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Upon Seeing “The Green Knight”

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Warning: THERE WILL BE SPOILERS BELOW

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As a medievalist, my focus is theology. I have never had any particular interest in Arthurian literature, so I will admit to having not read the original story since Middle School. My comments here are about the movie – the dvd isn’t available for pre order yet (not that I can find) or I would link to it here. I definitely want to add it to my collection! My husband and I saw it tonight and I just got back so you’re getting my stream of consciousness thoughts on this first viewing. 

The use of color in the movie made me cry. It’s absolutely beautiful. There’s also a conversation happening with the shifting tones of Gawain’s cloak, which starts out as a rich, yellow ochre and at times, as he picks up a fox traveling companion, shifts to a subtle saffron now and again, the exact shade of the fox’s fur.  I think this happens whenever Gawain has followed the fox into somewhere particularly eldritch and magical and is no longer moving in the mundane world alone. Likewise, the landscape is so stark and empty, yet magical and frightening. There’s a conversation there, especially when this is contrasted with the vibrant color always encircling Gawain. 

The walking giants show a world passing away and that’s what is so potent about this story the way it was originally written and the way it’s visualized here: it captures that sense of one world passing into memory, and another being built atop its echoes: Polytheisms, indigenous Paganisms were passing away, blending, shifting, syncretizing  – sometimes forcibly so –and a new religion was taking root but had not yet fully done so. That is a potent underlying theme in this vision.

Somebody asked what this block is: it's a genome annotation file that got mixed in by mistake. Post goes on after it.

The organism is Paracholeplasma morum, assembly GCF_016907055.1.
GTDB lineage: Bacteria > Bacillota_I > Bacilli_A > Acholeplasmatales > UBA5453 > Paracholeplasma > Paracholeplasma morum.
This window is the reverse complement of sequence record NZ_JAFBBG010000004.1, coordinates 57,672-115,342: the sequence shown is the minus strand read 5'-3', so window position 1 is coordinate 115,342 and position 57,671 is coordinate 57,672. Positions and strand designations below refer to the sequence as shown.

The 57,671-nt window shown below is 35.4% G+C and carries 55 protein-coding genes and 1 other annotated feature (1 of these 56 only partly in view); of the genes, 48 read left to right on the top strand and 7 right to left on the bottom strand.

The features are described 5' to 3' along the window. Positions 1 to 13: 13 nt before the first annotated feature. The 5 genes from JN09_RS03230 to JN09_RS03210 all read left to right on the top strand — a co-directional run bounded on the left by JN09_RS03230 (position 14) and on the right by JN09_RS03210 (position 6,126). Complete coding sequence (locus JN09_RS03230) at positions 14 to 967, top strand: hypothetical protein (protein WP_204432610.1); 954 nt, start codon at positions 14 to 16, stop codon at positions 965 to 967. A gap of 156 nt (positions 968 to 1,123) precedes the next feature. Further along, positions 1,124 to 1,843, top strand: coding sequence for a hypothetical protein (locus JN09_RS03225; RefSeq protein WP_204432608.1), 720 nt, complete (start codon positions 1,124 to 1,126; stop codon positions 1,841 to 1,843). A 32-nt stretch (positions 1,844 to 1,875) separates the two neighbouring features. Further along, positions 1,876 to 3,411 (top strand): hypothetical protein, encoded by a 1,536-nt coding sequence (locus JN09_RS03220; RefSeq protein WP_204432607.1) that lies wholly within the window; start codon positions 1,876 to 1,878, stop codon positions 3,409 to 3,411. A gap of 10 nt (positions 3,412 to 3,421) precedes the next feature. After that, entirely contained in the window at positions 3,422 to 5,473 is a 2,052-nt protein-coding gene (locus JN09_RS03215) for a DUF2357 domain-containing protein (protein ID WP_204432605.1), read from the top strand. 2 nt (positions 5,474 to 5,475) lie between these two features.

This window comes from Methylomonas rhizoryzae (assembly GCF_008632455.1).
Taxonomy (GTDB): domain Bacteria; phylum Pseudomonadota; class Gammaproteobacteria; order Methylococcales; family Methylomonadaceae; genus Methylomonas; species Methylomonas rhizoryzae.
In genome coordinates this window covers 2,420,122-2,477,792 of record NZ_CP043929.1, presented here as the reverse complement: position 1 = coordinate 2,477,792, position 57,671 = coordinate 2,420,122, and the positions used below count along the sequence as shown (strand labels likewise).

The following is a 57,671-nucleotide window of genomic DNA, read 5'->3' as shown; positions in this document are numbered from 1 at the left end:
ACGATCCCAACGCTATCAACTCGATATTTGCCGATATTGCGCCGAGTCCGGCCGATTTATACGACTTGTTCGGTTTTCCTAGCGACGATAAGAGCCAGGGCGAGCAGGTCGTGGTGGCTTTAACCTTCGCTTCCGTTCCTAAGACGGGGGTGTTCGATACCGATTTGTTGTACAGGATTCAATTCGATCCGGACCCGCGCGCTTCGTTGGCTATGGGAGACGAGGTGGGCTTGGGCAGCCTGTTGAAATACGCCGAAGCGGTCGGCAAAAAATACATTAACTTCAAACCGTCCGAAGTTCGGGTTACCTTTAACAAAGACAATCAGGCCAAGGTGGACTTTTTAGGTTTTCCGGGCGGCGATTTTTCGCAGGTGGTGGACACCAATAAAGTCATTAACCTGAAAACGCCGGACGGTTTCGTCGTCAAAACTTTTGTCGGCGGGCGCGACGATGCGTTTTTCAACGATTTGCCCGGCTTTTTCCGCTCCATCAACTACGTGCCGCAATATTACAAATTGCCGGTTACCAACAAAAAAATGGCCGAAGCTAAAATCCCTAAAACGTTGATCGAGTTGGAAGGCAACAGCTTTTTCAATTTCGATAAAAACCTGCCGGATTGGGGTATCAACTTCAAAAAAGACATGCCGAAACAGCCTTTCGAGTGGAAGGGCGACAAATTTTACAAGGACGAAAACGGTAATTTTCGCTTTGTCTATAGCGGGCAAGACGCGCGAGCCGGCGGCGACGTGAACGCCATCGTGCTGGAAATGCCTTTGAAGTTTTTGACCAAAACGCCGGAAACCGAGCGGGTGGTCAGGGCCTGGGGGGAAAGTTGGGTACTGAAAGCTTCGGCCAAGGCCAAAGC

Fathers are important. One of the first things that I picked up on is that in this iteration, Gawain has no father present, nor any male role model. He’s not unkind. In fact, he’s a confused but largely kindhearted young man. He’s not unloved. He has a mother who loves him dearly and an erstwhile partner. But there’s no father figure present (something the King actually laments at one point: that he was not there as Gawain, his nephew was growing up) and it shows in the uncertainty that plagues Gawain throughout the film. He doesn’t know himself but moreover doesn’t trust himself. He doesn’t think he is worth anything (again, this comes out when Arthur invites him to take a seat at the royal table). He had the beauty and benefit of a mother’s love but there was no comparable male figure to show him how to be a man. (His mother is awesome, by the way: a seeress and sorcerous who, with her magic, sets all this in motion to give her son a chance to find himself. In the end he does, but it takes male figures: Arthur, the Lord of the Castle of distractions, the Green Knight himself to show him how to do this).